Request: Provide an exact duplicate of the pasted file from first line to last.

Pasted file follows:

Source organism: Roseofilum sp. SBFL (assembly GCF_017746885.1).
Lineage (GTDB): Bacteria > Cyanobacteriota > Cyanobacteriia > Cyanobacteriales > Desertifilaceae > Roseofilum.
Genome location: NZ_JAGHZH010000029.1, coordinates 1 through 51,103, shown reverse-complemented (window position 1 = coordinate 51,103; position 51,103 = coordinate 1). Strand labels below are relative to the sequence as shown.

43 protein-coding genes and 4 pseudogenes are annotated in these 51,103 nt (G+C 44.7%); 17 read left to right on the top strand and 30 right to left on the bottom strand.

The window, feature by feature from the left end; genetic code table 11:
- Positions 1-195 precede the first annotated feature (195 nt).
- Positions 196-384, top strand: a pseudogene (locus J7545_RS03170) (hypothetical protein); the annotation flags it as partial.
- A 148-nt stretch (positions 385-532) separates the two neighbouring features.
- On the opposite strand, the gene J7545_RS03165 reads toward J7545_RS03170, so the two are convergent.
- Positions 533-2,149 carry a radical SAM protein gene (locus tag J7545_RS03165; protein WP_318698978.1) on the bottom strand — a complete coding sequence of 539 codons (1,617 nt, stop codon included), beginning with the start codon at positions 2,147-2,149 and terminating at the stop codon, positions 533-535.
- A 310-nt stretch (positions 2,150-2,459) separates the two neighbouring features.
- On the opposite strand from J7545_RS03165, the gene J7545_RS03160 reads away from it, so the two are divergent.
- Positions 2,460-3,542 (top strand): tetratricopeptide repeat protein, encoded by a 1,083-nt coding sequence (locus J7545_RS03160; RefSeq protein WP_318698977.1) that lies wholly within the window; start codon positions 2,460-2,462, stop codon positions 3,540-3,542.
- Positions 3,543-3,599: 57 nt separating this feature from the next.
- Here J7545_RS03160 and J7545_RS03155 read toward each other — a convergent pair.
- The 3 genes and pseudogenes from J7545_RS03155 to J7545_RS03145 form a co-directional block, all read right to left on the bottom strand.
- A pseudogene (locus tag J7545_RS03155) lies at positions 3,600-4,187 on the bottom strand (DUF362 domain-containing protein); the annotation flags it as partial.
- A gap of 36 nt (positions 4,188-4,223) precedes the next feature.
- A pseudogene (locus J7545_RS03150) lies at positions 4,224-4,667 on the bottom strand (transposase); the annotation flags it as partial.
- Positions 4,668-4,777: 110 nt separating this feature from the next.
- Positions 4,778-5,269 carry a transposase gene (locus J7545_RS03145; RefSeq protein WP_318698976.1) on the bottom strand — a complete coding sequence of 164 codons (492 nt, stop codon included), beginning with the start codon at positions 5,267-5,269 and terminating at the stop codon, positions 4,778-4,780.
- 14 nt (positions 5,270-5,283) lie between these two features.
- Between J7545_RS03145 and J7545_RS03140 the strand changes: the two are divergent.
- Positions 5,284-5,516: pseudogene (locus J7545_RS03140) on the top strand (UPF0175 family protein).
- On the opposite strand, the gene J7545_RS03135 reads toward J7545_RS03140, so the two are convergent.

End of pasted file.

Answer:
Source organism: Roseofilum sp. SBFL (assembly GCF_017746885.1).
Lineage (GTDB): Bacteria > Cyanobacteriota > Cyanobacteriia > Cyanobacteriales > Desertifilaceae > Roseofilum.
Genome location: NZ_JAGHZH010000029.1, coordinates 1 through 51,103, shown reverse-complemented (window position 1 = coordinate 51,103; position 51,103 = coordinate 1). Strand labels below are relative to the sequence as shown.

43 protein-coding genes and 4 pseudogenes are annotated in these 51,103 nt (G+C 44.7%); 17 read left to right on the top strand and 30 right to left on the bottom strand.

The window, feature by feature from the left end; genetic code table 11:
- Positions 1-195 precede the first annotated feature (195 nt).
- Positions 196-384, top strand: a pseudogene (locus J7545_RS03170) (hypothetical protein); the annotation flags it as partial.
- A 148-nt stretch (positions 385-532) separates the two neighbouring features.
- On the opposite strand, the gene J7545_RS03165 reads toward J7545_RS03170, so the two are convergent.
- Positions 533-2,149 carry a radical SAM protein gene (locus tag J7545_RS03165; protein WP_318698978.1) on the bottom strand — a complete coding sequence of 539 codons (1,617 nt, stop codon included), beginning with the start codon at positions 2,147-2,149 and terminating at the stop codon, positions 533-535.
- A 310-nt stretch (positions 2,150-2,459) separates the two neighbouring features.
- On the opposite strand from J7545_RS03165, the gene J7545_RS03160 reads away from it, so the two are divergent.
- Positions 2,460-3,542 (top strand): tetratricopeptide repeat protein, encoded by a 1,083-nt coding sequence (locus J7545_RS03160; RefSeq protein WP_318698977.1) that lies wholly within the window; start codon positions 2,460-2,462, stop codon positions 3,540-3,542.
- Positions 3,543-3,599: 57 nt separating this feature from the next.
- Here J7545_RS03160 and J7545_RS03155 read toward each other — a convergent pair.
- The 3 genes and pseudogenes from J7545_RS03155 to J7545_RS03145 form a co-directional block, all read right to left on the bottom strand.
- A pseudogene (locus tag J7545_RS03155) lies at positions 3,600-4,187 on the bottom strand (DUF362 domain-containing protein); the annotation flags it as partial.
- A gap of 36 nt (positions 4,188-4,223) precedes the next feature.
- A pseudogene (locus J7545_RS03150) lies at positions 4,224-4,667 on the bottom strand (transposase); the annotation flags it as partial.
- Positions 4,668-4,777: 110 nt separating this feature from the next.
- Positions 4,778-5,269 carry a transposase gene (locus J7545_RS03145; RefSeq protein WP_318698976.1) on the bottom strand — a complete coding sequence of 164 codons (492 nt, stop codon included), beginning with the start codon at positions 5,267-5,269 and terminating at the stop codon, positions 4,778-4,780.
- 14 nt (positions 5,270-5,283) lie between these two features.
- Between J7545_RS03145 and J7545_RS03140 the strand changes: the two are divergent.
- Positions 5,284-5,516: pseudogene (locus J7545_RS03140) on the top strand (UPF0175 family protein).
- On the opposite strand, the gene J7545_RS03135 reads toward J7545_RS03140, so the two are convergent.